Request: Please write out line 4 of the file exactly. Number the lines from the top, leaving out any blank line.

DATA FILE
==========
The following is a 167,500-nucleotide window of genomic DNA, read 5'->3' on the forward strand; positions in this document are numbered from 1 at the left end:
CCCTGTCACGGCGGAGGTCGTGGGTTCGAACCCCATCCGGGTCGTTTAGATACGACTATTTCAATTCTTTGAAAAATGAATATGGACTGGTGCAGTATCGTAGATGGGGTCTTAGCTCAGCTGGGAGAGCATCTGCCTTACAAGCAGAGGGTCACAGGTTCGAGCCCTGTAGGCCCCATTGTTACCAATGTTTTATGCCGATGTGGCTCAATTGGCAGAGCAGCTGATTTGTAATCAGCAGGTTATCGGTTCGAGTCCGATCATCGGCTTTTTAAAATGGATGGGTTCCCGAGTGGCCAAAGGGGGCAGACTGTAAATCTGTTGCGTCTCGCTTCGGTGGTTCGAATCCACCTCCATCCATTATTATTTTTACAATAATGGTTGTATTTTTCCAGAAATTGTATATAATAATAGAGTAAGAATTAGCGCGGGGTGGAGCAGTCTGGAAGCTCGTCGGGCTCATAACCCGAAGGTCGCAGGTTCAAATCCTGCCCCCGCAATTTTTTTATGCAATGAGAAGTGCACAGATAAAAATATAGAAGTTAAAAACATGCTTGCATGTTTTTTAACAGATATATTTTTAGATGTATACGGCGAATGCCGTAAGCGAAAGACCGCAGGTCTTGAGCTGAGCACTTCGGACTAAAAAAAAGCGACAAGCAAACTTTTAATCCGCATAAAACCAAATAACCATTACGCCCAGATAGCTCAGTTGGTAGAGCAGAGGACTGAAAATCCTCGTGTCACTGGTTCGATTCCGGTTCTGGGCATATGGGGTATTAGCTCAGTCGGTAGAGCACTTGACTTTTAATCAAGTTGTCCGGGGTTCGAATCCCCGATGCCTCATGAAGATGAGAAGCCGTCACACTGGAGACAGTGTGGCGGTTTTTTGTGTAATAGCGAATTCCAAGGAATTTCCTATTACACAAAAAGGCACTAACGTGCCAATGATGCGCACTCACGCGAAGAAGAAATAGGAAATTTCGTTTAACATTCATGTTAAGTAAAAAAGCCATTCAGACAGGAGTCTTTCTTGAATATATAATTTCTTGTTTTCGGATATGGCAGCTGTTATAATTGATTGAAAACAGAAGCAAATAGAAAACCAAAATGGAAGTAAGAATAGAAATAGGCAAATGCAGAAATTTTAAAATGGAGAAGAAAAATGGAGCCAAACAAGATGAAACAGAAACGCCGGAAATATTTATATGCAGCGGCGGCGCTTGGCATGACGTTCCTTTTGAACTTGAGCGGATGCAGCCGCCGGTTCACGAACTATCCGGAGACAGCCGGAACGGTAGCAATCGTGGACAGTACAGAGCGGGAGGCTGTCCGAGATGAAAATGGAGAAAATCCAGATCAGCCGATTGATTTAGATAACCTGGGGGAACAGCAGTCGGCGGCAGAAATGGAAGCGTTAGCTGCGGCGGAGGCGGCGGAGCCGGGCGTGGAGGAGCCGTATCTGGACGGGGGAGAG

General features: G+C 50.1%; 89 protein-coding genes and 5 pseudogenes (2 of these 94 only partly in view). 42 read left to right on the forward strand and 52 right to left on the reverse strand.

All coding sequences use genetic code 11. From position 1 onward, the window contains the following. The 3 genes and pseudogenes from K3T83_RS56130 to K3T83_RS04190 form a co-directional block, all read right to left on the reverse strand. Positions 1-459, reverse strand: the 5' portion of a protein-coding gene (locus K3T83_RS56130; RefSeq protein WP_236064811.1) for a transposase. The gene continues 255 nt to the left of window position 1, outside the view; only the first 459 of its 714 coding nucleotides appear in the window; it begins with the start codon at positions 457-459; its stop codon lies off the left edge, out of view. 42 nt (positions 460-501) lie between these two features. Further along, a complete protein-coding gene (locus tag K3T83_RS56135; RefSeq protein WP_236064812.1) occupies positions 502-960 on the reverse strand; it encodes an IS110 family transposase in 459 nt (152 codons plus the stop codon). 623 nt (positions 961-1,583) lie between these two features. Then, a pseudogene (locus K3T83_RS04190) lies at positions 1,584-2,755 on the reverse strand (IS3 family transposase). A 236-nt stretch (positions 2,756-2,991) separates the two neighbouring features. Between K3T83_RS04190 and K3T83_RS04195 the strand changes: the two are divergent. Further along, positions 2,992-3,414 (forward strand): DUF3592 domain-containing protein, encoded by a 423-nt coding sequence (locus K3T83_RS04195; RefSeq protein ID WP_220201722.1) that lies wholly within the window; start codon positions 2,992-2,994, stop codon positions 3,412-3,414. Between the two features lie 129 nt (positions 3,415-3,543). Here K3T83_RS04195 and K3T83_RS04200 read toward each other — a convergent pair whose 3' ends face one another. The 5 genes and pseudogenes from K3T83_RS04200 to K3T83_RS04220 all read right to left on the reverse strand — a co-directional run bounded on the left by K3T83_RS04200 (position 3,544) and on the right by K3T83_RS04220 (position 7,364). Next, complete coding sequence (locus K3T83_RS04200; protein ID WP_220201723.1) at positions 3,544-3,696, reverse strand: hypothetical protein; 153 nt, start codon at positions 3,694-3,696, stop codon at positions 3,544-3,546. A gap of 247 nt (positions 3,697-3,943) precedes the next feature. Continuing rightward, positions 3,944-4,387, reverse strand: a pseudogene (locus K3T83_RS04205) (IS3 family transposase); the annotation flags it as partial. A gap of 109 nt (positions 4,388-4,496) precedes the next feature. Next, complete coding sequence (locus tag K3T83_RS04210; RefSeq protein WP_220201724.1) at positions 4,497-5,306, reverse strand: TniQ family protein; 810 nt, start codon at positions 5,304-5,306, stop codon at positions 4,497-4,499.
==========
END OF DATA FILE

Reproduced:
All coding sequences use genetic code 11. From position 1 onward, the window contains the following. The 3 genes and pseudogenes from K3T83_RS56130 to K3T83_RS04190 form a co-directional block, all read right to left on the reverse strand. Positions 1-459, reverse strand: the 5' portion of a protein-coding gene (locus K3T83_RS56130; RefSeq protein WP_236064811.1) for a transposase. The gene continues 255 nt to the left of window position 1, outside the view; only the first 459 of its 714 coding nucleotides appear in the window; it begins with the start codon at positions 457-459; its stop codon lies off the left edge, out of view. 42 nt (positions 460-501) lie between these two features. Further along, a complete protein-coding gene (locus tag K3T83_RS56135; RefSeq protein WP_236064812.1) occupies positions 502-960 on the reverse strand; it encodes an IS110 family transposase in 459 nt (152 codons plus the stop codon). 623 nt (positions 961-1,583) lie between these two features. Then, a pseudogene (locus K3T83_RS04190) lies at positions 1,584-2,755 on the reverse strand (IS3 family transposase). A 236-nt stretch (positions 2,756-2,991) separates the two neighbouring features. Between K3T83_RS04190 and K3T83_RS04195 the strand changes: the two are divergent. Further along, positions 2,992-3,414 (forward strand): DUF3592 domain-containing protein, encoded by a 423-nt coding sequence (locus K3T83_RS04195; RefSeq protein ID WP_220201722.1) that lies wholly within the window; start codon positions 2,992-2,994, stop codon positions 3,412-3,414. Between the two features lie 129 nt (positions 3,415-3,543). Here K3T83_RS04195 and K3T83_RS04200 read toward each other — a convergent pair whose 3' ends face one another. The 5 genes and pseudogenes from K3T83_RS04200 to K3T83_RS04220 all read right to left on the reverse strand — a co-directional run bounded on the left by K3T83_RS04200 (position 3,544) and on the right by K3T83_RS04220 (position 7,364). Next, complete coding sequence (locus K3T83_RS04200; protein ID WP_220201723.1) at positions 3,544-3,696, reverse strand: hypothetical protein; 153 nt, start codon at positions 3,694-3,696, stop codon at positions 3,544-3,546. A gap of 247 nt (positions 3,697-3,943) precedes the next feature. Continuing rightward, positions 3,944-4,387, reverse strand: a pseudogene (locus K3T83_RS04205) (IS3 family transposase); the annotation flags it as partial. A gap of 109 nt (positions 4,388-4,496) precedes the next feature. Next, complete coding sequence (locus tag K3T83_RS04210; RefSeq protein WP_220201724.1) at positions 4,497-5,306, reverse strand: TniQ family protein; 810 nt, start codon at positions 5,304-5,306, stop codon at positions 4,497-4,499.